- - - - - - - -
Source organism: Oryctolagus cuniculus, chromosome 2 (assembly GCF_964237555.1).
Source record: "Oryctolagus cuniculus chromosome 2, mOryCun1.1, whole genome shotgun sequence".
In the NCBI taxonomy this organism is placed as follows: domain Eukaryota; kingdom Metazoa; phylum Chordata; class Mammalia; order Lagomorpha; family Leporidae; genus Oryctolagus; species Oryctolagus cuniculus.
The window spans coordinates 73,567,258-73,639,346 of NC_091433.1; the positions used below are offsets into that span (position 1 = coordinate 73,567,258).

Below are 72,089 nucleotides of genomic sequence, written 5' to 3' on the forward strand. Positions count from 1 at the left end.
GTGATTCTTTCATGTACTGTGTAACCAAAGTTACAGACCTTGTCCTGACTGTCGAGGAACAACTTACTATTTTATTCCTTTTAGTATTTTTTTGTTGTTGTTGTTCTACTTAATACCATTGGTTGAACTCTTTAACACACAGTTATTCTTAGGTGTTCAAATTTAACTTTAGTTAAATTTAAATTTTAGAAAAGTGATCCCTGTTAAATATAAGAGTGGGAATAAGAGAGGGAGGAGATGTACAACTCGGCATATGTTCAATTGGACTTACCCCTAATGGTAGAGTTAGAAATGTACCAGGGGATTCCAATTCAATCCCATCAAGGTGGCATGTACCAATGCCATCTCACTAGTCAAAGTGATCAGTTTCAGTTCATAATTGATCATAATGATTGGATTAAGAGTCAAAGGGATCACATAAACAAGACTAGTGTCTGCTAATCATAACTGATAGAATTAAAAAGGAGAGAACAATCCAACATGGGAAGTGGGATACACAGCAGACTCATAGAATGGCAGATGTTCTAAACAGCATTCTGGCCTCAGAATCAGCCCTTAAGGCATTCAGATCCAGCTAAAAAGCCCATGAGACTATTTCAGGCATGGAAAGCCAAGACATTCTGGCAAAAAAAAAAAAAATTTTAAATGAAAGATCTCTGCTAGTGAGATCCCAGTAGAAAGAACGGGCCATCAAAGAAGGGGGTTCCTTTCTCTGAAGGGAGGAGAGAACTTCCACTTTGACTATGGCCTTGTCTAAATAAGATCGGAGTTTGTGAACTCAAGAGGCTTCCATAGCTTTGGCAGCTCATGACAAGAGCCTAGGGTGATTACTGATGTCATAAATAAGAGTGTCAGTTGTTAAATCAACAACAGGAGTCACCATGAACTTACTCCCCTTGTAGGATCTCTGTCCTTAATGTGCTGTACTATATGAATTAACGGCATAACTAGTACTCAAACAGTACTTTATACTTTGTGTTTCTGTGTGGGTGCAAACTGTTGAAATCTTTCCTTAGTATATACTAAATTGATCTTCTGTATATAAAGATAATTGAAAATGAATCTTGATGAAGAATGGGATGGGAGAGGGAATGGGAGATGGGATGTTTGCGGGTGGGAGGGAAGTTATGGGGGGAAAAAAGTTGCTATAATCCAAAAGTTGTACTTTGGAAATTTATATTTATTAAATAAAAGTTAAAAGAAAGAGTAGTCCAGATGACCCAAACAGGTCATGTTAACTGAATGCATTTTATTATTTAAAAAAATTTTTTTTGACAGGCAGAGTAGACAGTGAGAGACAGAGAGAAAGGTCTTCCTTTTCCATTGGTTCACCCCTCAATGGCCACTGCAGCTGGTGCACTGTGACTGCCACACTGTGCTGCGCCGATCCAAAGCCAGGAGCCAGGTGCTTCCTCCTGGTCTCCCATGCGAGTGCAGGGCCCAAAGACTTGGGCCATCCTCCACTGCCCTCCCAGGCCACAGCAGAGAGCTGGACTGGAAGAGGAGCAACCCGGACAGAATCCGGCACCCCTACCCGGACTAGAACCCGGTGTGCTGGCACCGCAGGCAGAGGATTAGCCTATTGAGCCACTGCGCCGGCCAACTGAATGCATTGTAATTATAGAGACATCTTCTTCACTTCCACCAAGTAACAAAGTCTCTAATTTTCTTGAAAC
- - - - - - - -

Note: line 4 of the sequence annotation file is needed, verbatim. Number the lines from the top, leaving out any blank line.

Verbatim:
The window spans coordinates 73,567,258-73,639,346 of NC_091433.1; the positions used below are offsets into that span (position 1 = coordinate 73,567,258).